“Hello! We’re having a meeting of Grade 3 parents with all the subject teachers on Monday at 8am. It will last one hour. I’m calling to confirm you’ll be coming. You haven’t attended any such sessions over the past 3 years, and as the Parent Representative, I’d like to know if there’s a problem. Is there something I can help you with?”
As I finished saying my piece, I could sense the lady’s discomfort over the phone. We were both silent for a few moments.
As I was about to prompt her, she told me she had ‘no problems’. I told her I was glad to hear that, but that she might still have concerns she’d like to discuss with the teachers and other parents. Also, it was a good way to find out what was going on at school, and with other parents and the children.
After a bit, she said, “Actually, I don’t wear western clothes. I am more comfortable in traditional Indian clothes. And my daughter, she feels I’m not modern. She doesn’t like me to come to school. So I stay away. She wants me to come in pants and dresses like some other mothers. She feels ashamed to see me always in Indian clothes. She gets very angry. So…” Her voice trailed away.
Another silence on the phone.
I couldn’t say a word because so many emotions were warring inside me. I was incensed at how cruel the child was. I was pained by the hurt in the lady’s voice. I was horrified that a child could think this way about her parents. I wanted to charge in there and ‘do something’ about it. A moment’s thought, and wiser counsel prevailed. There was nothing I could have said that wouldn’t have sounded either patronizing or obnoxious.
Gently, I repeated, “You should consider coming for the meeting. It’s quite important. If you have anything at all to discuss…”
“No,” she replied. “Typically, my husband would be there, but he’s traveling, so we won’t be coming.”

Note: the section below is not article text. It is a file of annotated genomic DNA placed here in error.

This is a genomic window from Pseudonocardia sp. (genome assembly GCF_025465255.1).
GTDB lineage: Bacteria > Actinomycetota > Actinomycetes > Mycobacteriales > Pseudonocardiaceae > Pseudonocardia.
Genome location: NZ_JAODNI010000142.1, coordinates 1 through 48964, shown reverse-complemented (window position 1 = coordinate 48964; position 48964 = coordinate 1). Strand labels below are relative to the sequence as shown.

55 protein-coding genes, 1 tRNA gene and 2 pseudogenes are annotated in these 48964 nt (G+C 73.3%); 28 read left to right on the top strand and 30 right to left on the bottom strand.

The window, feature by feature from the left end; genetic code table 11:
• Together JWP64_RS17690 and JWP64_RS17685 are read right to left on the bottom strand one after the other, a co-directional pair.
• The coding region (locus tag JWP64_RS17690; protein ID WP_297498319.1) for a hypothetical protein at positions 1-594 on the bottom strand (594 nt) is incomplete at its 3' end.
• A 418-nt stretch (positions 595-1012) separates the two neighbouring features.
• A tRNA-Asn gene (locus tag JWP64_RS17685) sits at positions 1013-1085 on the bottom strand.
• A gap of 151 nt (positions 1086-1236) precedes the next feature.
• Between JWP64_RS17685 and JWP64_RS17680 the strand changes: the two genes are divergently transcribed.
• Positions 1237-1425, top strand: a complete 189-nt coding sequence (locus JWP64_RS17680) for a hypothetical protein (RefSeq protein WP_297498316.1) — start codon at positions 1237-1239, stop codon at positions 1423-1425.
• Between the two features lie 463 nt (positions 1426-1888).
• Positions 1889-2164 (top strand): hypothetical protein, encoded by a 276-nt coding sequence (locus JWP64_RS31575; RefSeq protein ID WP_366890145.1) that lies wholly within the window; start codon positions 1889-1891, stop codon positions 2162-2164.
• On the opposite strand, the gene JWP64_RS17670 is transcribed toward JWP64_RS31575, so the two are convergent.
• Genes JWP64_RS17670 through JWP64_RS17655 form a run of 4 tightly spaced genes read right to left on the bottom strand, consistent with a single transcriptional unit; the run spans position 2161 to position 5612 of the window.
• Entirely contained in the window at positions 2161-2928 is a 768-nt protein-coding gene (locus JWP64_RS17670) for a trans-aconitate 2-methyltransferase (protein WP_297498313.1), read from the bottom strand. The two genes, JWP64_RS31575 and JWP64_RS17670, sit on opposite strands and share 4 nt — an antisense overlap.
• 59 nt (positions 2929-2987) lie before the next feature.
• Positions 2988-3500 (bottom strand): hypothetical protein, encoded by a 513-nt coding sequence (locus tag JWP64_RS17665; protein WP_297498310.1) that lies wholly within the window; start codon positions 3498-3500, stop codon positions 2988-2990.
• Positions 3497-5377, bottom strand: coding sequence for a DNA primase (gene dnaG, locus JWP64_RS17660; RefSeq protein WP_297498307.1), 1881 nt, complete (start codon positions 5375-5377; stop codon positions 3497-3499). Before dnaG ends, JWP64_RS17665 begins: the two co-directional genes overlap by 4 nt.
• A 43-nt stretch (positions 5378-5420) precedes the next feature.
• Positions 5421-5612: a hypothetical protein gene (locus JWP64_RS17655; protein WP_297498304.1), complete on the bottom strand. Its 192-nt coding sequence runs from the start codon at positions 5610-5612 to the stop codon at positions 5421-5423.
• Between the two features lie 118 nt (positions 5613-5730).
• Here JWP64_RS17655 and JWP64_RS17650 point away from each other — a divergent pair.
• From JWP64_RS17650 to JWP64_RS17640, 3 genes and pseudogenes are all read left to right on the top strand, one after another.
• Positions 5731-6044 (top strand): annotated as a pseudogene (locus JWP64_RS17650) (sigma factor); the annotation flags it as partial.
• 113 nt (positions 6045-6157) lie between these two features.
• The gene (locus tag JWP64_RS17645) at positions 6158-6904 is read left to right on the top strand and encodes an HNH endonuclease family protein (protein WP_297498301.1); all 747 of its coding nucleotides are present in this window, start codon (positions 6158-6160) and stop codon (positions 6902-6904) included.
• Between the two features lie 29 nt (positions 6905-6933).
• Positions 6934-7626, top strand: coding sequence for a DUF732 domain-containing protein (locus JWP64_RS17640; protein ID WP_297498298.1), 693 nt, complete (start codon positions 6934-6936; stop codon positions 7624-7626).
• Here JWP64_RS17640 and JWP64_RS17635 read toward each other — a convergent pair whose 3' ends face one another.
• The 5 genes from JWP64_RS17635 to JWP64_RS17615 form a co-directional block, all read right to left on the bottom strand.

I replaced the phone, contemplating what I would do to this girl if I could have my way with her.
But when I had gained some distance, I found perspective too. I found I could not blame the child. Her parents were responsible for her attitude. They had only themselves to blame.
Over the years, dozens of parents have confided in me about how they have strict instructions from their children about how they (the parents) should appear in public.
“You must wear lipstick.”
“Don’t come unless you’re wearing a suit.”
“You don’t speak English properly; it would be better if you don’t come to school. Send Mom instead.”
“You’re so short – you don’t look like a parent at all.”
“You’re so fat – lose some weight before you come to my school.”
In one instance, a 6-year old actually publicly refused to recognize her father because he was not (according to her) appropriately dressed! In the two years the child had been at school, she allowed only her mother to visit the school, because the father wore clothes indicating his religious affiliation. One day, the mother was stuck somewhere, and couldn’t get to school to pick the child up. She called her husband and asked him to rush to school as it was already very late.